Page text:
Sunday, August 25, 2013

The 'phantom ecologist' can do better

A loyal reader found this note posted on one of the information kiosks at the DelCarte property last weekend and shared the photo with me. A series of emails with Michele Grenier, the Franklin Conservation Agent, and Jeff Nutting, the Town Administrator,  confirmed the following.
  • Trapa natans is an invasive species, it is not legally sold in MA.
  • Franklin will put a plan together to remove the plant from the pond
  • The 'phantom ecologist' should come forward with anything else they find and reach out to the Conservation Agent.

The contact information for Michele (email and phone) can be found on the official Franklin webpage

Additional info on the trapa natans can be found on the National Park Service page here 
or wikipedia here

What does the trapa natans look like?

From Evernote:

Water Chestnut (Trapa natans)

Clipped from:
trapa natnas

Photo of 'phantom ecologist' note
Photo of 'phantom ecologist' note
In case the text is hard to read, it has been recopied here:
Water chestnut (Trapa natans) has been observed in DelCarte Pond #4, the pond immediately behind this kiosk. The plant has not previously been observed in Franklin. 
This is a highly invasive non-native plant most probably introduced by geese and/or swans. If not controlled the pond is expected to be completely controlled by the plants' floating mats in just a couple of years, reducing sunlight and dissolved oxygen to the extent that fish kills can be expected, severely limiting the potential for fishing and bating at DelCarte.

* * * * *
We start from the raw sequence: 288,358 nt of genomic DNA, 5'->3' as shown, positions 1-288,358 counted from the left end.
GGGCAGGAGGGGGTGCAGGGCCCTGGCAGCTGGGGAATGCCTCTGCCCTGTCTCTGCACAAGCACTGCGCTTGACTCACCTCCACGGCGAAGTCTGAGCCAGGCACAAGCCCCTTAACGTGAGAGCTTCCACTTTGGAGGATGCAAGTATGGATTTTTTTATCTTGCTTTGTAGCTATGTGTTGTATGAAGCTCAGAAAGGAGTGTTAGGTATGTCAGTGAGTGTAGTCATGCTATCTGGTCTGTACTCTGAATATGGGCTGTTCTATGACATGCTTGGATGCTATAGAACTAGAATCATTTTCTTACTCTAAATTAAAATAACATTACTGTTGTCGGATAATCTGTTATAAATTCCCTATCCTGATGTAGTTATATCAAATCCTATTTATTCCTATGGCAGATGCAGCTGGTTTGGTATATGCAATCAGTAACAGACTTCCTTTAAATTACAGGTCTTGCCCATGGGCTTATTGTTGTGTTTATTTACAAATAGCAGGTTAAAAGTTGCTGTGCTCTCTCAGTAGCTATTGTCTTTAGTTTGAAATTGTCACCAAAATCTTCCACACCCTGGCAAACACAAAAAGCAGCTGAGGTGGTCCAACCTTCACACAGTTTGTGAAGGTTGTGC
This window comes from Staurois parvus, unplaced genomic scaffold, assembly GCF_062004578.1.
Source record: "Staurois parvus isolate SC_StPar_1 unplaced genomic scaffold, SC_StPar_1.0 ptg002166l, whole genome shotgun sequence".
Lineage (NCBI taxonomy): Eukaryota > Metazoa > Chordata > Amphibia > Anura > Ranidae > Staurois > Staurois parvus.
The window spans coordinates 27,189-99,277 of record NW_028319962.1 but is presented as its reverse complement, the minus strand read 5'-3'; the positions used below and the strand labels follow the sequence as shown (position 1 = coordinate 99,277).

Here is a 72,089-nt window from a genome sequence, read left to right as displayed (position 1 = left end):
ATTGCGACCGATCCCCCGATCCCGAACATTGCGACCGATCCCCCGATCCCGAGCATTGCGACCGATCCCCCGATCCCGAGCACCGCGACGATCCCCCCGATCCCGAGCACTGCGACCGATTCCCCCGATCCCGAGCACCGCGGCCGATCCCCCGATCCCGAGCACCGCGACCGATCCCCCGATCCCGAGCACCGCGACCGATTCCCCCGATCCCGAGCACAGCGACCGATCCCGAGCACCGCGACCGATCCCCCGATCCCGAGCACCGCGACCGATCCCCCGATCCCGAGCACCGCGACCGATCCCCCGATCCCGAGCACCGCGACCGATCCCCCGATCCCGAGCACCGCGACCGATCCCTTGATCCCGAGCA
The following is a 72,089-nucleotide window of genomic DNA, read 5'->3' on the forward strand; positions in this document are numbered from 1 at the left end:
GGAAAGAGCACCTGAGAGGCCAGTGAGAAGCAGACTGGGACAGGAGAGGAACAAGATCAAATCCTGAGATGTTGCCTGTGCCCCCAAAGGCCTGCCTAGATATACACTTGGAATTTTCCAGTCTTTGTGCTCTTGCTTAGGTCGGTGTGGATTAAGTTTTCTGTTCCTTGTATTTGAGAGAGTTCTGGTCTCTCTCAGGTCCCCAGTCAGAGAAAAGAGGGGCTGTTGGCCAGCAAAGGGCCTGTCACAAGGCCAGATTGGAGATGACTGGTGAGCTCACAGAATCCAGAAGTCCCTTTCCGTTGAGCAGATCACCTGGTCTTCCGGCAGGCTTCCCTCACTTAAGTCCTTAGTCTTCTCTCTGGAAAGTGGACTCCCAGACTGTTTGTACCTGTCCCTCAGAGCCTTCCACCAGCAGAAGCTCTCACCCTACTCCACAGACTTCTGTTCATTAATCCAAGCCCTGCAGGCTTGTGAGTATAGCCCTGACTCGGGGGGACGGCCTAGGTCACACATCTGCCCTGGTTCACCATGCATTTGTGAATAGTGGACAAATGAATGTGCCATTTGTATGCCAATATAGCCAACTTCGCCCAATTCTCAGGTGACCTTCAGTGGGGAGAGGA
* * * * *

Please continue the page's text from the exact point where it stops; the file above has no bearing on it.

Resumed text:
Currently there are dozens of colonies, composed of a few hundred individuals. This population has grown in just a single season (it was not observed in 2012) giving an idea of how it quickly it multiple geometrically.  
It is still feasible to control this plant by manually pulling the plants, although it may take several years to completely eradicate it. The plants have dropped their seeds in July, so no control measures are planned until next spring and summer.  
If allowed to grow for another year or two, removing the plants manually will be impractical. There are mechanical and chemical controls that can be applied for established infestations, but are prohibitively expensive. next summer is our best chance to control this plant and maintain the ability to fish and boat at DelCarte. 
Information will be posted here next spring regarding an attempt in May/June 2014 to manually pull the plant using canoes and kayaks. 
- the phantom ecologist - 8/16/2013

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